Injectable ART achieves virologic suppression in patients with detectable viral loads and adherence challenges


A study of publicly insured adults living with HIV found that long-acting injectable antiretroviral therapy (LA-ART) with cabotegravir (CAB) and rilpivirine (RPV) achieved virologic suppression among most people with detectable viral loads and adherence challenges. The study is published in Annals of Internal Medicine.

Efforts to ensure equitable implementation of LA-ART for people with HIV with viral suppression are needed. Injectable CAB and RPV holds promise for improving outcomes among populations with barriers to adherence, but it is only approved for those who have achieved virologic suppression with use of oral ART before initiating injectables.

Researchers from San Francisco General Hospital sought to examine the effect of LA-ART in publicly insured adults living with HIV who either had viral suppression and wished to switch to LA-ART, or people with HIV and viremia who struggled with daily pill adherence but expressed willingness to visit the clinic for regular injections.

The cohort faced barriers to adherence, including high rates of unstable housing, mental illness, and substance use. Among 133 patients in the study, 76 started LA-ART with virologic suppression and 57 started with viremia. All but 2 participants with viremia achieved viral suppression at 26 weeks, which is similar to rates from clinical trials.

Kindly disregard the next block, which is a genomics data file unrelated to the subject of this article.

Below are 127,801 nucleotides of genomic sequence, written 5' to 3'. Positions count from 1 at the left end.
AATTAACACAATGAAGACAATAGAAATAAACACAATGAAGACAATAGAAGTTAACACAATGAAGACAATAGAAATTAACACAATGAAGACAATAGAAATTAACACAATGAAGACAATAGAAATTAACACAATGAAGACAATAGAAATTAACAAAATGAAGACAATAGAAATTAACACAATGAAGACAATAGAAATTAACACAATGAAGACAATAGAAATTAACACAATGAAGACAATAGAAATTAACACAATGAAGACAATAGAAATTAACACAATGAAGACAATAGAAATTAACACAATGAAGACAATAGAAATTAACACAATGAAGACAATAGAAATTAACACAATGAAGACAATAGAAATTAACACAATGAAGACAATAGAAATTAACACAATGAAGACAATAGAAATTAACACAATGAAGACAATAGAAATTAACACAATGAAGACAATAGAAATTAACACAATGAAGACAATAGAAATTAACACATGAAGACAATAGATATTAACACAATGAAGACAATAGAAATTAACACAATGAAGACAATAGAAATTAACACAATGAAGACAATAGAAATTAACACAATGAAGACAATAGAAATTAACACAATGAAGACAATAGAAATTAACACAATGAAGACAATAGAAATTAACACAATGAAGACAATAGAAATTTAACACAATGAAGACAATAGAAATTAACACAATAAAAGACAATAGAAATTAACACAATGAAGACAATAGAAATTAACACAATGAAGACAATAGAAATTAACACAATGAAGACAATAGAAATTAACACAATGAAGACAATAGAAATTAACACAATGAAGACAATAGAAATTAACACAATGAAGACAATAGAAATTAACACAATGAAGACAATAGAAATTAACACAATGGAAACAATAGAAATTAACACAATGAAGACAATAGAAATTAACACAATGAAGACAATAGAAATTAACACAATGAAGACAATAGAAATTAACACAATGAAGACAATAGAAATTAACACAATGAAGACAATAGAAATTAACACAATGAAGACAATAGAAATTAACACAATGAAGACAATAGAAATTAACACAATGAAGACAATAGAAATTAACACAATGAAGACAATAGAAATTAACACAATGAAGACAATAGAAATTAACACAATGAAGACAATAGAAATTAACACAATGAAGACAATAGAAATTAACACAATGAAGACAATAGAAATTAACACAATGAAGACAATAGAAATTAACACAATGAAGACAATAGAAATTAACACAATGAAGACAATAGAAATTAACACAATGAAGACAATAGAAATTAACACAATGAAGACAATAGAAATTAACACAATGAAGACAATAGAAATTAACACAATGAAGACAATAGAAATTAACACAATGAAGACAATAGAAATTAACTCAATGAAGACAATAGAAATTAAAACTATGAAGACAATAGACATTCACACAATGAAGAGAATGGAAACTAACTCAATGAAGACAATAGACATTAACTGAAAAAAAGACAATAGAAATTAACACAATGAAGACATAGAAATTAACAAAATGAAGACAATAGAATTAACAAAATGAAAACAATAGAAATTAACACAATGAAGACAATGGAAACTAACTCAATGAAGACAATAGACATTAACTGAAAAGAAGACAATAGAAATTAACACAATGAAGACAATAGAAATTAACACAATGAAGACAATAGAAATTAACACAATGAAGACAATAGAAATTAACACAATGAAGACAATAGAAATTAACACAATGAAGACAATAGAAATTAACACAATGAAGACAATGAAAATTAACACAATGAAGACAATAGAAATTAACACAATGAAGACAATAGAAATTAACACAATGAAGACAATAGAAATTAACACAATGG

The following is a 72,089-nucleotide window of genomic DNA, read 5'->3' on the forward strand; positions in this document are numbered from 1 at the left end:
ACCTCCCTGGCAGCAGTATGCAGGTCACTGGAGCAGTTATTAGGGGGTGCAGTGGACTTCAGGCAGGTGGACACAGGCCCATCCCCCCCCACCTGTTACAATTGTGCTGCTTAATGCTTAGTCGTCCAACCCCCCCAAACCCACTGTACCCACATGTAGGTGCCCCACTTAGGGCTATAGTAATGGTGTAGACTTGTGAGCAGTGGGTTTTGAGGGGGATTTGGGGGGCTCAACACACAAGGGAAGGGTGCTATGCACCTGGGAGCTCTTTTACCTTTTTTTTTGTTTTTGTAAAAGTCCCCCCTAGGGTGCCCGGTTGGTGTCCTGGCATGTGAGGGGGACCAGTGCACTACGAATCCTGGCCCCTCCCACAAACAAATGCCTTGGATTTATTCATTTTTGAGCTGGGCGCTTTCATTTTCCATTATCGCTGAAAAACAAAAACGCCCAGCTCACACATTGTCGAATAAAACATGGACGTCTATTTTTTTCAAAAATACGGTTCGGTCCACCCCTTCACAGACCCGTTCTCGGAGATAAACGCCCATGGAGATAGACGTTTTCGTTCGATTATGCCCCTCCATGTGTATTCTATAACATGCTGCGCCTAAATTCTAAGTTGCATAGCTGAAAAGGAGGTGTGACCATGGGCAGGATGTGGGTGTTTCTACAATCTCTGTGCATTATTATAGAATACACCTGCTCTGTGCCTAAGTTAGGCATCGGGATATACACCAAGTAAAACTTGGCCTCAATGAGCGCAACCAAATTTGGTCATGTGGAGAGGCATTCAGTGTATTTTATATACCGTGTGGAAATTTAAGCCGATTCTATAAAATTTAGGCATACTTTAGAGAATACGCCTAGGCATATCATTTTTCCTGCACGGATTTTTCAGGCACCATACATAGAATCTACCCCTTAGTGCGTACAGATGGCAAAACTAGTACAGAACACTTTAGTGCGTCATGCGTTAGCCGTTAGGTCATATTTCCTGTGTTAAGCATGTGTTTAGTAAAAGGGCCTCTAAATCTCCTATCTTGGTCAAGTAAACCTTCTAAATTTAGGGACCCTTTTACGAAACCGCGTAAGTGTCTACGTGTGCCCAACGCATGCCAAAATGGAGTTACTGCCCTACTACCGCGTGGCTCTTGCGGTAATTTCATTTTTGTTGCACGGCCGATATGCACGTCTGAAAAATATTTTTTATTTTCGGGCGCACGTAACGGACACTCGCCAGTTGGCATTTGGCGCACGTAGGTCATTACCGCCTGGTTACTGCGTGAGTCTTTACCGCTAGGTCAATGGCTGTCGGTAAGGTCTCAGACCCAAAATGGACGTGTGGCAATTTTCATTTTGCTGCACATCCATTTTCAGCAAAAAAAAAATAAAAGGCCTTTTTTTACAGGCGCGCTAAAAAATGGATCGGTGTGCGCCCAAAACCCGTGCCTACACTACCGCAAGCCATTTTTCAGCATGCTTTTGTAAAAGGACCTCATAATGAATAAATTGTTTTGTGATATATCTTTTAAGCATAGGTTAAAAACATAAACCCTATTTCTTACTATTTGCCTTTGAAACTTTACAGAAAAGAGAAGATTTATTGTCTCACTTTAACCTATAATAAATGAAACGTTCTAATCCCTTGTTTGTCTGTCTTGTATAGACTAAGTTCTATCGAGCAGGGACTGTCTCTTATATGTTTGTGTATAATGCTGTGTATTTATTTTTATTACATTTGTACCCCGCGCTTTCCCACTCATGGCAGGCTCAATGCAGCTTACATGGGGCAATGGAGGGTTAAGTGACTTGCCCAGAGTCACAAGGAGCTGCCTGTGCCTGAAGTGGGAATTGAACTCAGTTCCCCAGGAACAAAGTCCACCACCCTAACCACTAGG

According to the authors of an accompanying editorial from Boston Medical Center, these findings provide compelling evidence that LA-ART could change the landscape of HIV treatment and prevention by effectively achieving virologic suppression for patients with viremia where there is the greatest need and opportunity.

More information:
Abstract: Annals of Internal Medicine (2023).

Editorial: Annals of Internal Medicine (2023).

Journal information:
Annals of Internal Medicine

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